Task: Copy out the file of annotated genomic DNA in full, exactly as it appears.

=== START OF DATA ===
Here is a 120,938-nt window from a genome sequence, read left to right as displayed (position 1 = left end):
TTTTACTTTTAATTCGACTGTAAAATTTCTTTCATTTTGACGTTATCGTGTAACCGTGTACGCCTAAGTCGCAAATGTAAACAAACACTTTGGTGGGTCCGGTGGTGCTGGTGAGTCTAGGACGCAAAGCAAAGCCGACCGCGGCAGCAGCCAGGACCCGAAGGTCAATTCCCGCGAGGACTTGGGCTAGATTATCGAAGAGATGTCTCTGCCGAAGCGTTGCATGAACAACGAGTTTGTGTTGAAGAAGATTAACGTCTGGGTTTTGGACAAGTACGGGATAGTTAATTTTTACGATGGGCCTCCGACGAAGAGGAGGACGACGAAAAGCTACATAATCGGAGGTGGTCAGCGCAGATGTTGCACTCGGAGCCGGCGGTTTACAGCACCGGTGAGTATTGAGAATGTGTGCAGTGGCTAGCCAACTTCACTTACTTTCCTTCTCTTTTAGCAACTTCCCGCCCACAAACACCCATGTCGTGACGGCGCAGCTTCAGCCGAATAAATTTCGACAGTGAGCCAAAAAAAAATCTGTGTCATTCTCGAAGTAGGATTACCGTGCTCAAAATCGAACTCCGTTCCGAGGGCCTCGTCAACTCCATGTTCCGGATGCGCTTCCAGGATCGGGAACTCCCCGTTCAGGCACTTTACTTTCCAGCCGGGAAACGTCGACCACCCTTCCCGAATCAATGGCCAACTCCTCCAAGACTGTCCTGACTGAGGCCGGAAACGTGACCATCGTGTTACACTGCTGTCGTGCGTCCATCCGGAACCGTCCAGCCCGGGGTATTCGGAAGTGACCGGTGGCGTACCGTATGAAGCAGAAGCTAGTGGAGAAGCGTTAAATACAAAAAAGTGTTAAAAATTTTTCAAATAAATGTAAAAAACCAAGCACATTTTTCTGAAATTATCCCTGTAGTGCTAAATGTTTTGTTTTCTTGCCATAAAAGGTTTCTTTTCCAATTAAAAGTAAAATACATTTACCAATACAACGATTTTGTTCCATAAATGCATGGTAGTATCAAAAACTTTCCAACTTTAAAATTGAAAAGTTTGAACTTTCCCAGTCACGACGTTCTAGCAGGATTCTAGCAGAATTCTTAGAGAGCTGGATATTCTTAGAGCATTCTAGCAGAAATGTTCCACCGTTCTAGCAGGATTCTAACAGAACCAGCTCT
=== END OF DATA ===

Here is a 120,938-nt window from a genome sequence, read left to right as displayed (position 1 = left end):
TTTTACTTTTAATTCGACTGTAAAATTTCTTTCATTTTGACGTTATCGTGTAACCGTGTACGCCTAAGTCGCAAATGTAAACAAACACTTTGGTGGGTCCGGTGGTGCTGGTGAGTCTAGGACGCAAAGCAAAGCCGACCGCGGCAGCAGCCAGGACCCGAAGGTCAATTCCCGCGAGGACTTGGGCTAGATTATCGAAGAGATGTCTCTGCCGAAGCGTTGCATGAACAACGAGTTTGTGTTGAAGAAGATTAACGTCTGGGTTTTGGACAAGTACGGGATAGTTAATTTTTACGATGGGCCTCCGACGAAGAGGAGGACGACGAAAAGCTACATAATCGGAGGTGGTCAGCGCAGATGTTGCACTCGGAGCCGGCGGTTTACAGCACCGGTGAGTATTGAGAATGTGTGCAGTGGCTAGCCAACTTCACTTACTTTCCTTCTCTTTTAGCAACTTCCCGCCCACAAACACCCATGTCGTGACGGCGCAGCTTCAGCCGAATAAATTTCGACAGTGAGCCAAAAAAAAATCTGTGTCATTCTCGAAGTAGGATTACCGTGCTCAAAATCGAACTCCGTTCCGAGGGCCTCGTCAACTCCATGTTCCGGATGCGCTTCCAGGATCGGGAACTCCCCGTTCAGGCACTTTACTTTCCAGCCGGGAAACGTCGACCACCCTTCCCGAATCAATGGCCAACTCCTCCAAGACTGTCCTGACTGAGGCCGGAAACGTGACCATCGTGTTACACTGCTGTCGTGCGTCCATCCGGAACCGTCCAGCCCGGGGTATTCGGAAGTGACCGGTGGCGTACCGTATGAAGCAGAAGCTAGTGGAGAAGCGTTAAATACAAAAAAGTGTTAAAAATTTTTCAAATAAATGTAAAAAACCAAGCACATTTTTCTGAAATTATCCCTGTAGTGCTAAATGTTTTGTTTTCTTGCCATAAAAGGTTTCTTTTCCAATTAAAAGTAAAATACATTTACCAATACAACGATTTTGTTCCATAAATGCATGGTAGTATCAAAAACTTTCCAACTTTAAAATTGAAAAGTTTGAACTTTCCCAGTCACGACGTTCTAGCAGGATTCTAGCAGAATTCTTAGAGAGCTGGATATTCTTAGAGCATTCTAGCAGAAATGTTCCACCGTTCTAGCAGGATTCTAACAGAACCAGCTCT